Chambo in Chikwawa

By Chris Eccles, Seawater Solutions Environmental Coordinator

Well what a busy few weeks it’s been here in Chikwawa! The rains have come to an end but our crops will keep on growing right through the dry season by using the saline groundwater to grow our tasty halophytes.

Farmers generally rely on rain water during the summer months to grow their crops, most commonly maize, cotton, sorghum and rice. However due to recent effects of climate change, the rainfall has become inconsistent, resulting in poor harvests in the most vulnerable areas.

Therefore, the dry season often brings with it a few issues in Malawi, as a poor harvest will leave little for farmers to feed their livestock and fish during the long winter months. Many farmers will then resort to buying in feed from elsewhere which is an expensive alternative, or letting animals graze on what is left of the scrub and grasslands which have poor nutritional quality. The result is always the same: the animals lose condition and are sold for lower and lower prices at markets, putting financial pressures on the farming communities where resources are stretched.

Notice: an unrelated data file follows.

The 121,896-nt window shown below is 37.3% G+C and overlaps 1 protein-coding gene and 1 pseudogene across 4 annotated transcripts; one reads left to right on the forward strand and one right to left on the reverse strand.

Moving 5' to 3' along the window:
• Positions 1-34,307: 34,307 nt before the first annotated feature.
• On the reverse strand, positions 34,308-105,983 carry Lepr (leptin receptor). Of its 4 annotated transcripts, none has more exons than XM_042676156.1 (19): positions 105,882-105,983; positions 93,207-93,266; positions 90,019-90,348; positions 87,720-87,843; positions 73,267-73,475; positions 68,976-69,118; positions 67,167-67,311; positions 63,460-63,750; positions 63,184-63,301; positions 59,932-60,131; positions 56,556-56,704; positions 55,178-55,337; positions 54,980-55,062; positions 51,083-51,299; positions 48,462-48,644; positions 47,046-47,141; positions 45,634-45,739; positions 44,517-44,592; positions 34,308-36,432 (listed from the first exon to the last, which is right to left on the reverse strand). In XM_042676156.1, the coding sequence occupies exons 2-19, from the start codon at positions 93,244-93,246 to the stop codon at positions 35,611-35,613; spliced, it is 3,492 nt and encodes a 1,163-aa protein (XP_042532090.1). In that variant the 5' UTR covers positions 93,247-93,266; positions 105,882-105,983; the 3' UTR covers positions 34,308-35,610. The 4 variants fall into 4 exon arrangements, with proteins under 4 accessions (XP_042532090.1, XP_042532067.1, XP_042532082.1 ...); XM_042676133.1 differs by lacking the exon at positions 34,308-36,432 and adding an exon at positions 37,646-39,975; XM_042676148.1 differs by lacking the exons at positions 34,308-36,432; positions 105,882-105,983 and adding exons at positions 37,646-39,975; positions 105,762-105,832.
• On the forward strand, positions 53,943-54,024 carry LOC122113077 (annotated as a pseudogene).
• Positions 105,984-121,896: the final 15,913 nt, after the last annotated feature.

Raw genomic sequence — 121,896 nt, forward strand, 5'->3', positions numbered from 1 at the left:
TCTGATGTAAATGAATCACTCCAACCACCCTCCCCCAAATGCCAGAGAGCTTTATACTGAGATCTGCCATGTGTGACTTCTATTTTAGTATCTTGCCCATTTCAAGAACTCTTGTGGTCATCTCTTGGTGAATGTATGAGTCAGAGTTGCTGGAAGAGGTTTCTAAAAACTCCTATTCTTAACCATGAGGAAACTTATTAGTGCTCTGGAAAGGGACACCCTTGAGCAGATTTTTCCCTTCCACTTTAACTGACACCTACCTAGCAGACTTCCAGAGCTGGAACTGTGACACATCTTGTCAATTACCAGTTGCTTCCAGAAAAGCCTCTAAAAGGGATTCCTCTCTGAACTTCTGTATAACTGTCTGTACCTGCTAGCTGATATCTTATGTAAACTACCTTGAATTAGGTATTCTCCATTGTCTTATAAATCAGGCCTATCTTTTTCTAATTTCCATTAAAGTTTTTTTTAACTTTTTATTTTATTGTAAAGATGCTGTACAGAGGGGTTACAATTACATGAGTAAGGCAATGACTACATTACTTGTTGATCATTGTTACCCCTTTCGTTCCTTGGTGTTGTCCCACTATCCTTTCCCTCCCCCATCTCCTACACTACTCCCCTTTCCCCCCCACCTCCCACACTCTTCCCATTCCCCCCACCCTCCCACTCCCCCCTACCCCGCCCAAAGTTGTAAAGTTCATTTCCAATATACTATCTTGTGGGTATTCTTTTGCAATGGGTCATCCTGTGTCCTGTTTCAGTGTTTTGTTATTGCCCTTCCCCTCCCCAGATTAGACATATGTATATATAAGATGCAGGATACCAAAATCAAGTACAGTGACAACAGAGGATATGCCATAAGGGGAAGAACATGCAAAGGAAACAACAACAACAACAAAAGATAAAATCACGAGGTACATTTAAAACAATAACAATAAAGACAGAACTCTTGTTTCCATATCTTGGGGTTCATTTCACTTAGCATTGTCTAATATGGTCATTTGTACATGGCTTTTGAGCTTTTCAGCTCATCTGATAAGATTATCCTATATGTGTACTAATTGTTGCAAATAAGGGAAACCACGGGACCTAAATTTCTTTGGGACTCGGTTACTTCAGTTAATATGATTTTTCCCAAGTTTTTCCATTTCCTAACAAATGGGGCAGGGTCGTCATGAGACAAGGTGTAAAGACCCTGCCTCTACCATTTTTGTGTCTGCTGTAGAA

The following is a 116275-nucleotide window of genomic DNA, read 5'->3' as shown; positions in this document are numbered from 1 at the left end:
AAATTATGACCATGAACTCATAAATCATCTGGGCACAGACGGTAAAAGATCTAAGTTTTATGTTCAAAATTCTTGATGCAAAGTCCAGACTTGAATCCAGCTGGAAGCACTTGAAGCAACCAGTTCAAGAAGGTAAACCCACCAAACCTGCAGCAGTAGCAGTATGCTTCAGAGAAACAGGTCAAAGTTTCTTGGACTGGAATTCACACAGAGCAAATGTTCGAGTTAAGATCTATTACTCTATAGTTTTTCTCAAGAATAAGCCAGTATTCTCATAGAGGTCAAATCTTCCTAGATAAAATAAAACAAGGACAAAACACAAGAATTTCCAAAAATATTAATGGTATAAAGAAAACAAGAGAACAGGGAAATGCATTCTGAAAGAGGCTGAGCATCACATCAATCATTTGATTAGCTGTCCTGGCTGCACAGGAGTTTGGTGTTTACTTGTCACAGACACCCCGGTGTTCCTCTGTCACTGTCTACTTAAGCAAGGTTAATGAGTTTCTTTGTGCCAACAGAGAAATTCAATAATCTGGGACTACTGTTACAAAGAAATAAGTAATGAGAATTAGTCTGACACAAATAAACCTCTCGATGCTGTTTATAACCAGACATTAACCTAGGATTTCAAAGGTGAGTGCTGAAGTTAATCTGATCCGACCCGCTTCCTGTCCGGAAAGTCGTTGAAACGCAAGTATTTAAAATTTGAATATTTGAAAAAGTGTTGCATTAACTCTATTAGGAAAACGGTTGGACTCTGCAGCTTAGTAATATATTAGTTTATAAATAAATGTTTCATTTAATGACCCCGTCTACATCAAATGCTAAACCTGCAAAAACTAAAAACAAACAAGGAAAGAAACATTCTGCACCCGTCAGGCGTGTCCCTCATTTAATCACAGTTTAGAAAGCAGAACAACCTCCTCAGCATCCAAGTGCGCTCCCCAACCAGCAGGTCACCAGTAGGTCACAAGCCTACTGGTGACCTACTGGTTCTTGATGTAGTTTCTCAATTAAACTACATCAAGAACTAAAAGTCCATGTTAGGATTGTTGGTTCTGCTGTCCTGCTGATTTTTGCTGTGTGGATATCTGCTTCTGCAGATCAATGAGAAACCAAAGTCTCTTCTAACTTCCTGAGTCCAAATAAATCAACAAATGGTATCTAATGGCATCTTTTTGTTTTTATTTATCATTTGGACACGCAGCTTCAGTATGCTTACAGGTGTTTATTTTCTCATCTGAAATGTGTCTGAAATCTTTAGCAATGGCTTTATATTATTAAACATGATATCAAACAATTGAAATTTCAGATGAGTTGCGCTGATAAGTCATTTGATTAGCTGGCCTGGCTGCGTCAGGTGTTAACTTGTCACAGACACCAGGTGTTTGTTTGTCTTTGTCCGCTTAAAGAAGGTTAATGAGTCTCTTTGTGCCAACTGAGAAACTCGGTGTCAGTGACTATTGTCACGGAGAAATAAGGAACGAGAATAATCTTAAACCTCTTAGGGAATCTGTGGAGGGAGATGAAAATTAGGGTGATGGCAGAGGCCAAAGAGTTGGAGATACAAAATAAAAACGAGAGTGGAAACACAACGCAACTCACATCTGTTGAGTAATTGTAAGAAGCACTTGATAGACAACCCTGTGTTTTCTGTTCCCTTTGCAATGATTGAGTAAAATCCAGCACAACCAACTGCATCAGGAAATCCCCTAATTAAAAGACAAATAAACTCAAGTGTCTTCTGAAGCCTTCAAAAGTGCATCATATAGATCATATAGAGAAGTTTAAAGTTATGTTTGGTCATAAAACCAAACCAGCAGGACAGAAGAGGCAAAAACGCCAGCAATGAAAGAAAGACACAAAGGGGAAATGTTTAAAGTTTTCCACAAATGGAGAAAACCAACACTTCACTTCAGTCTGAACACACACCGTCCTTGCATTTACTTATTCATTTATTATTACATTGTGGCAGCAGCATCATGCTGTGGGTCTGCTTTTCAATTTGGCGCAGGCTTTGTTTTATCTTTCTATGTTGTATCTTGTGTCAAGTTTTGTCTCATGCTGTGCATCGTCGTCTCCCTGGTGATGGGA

Because of these issues, we are pleased to finally be setting up the first of hopefully many trials involving the use of Salicornia as a feed source for fish (chambo) during the dry season.

At our base here in Chonona Fisheries, the team have been working hard to design and set up a study which will monitor the growth rates of Tilapia fingerlings that have Salicornia added to their regular diet of rice bran. We will then compare their growth to a control group who will remain on their regular diet of purely rice bran.

It’s a simple concept but the implications are huge – if farmers can grow their own feed during the dry season without freshwater, then it will show that saline agriculture in Malawi can:

  • Save costs
  • Relieve pressure of fresh-water resources
  • Increase quality and quantity of produce
  • Encourage sustainable farming and aquaculture practices

We can’t wait to see what the fish have to show us!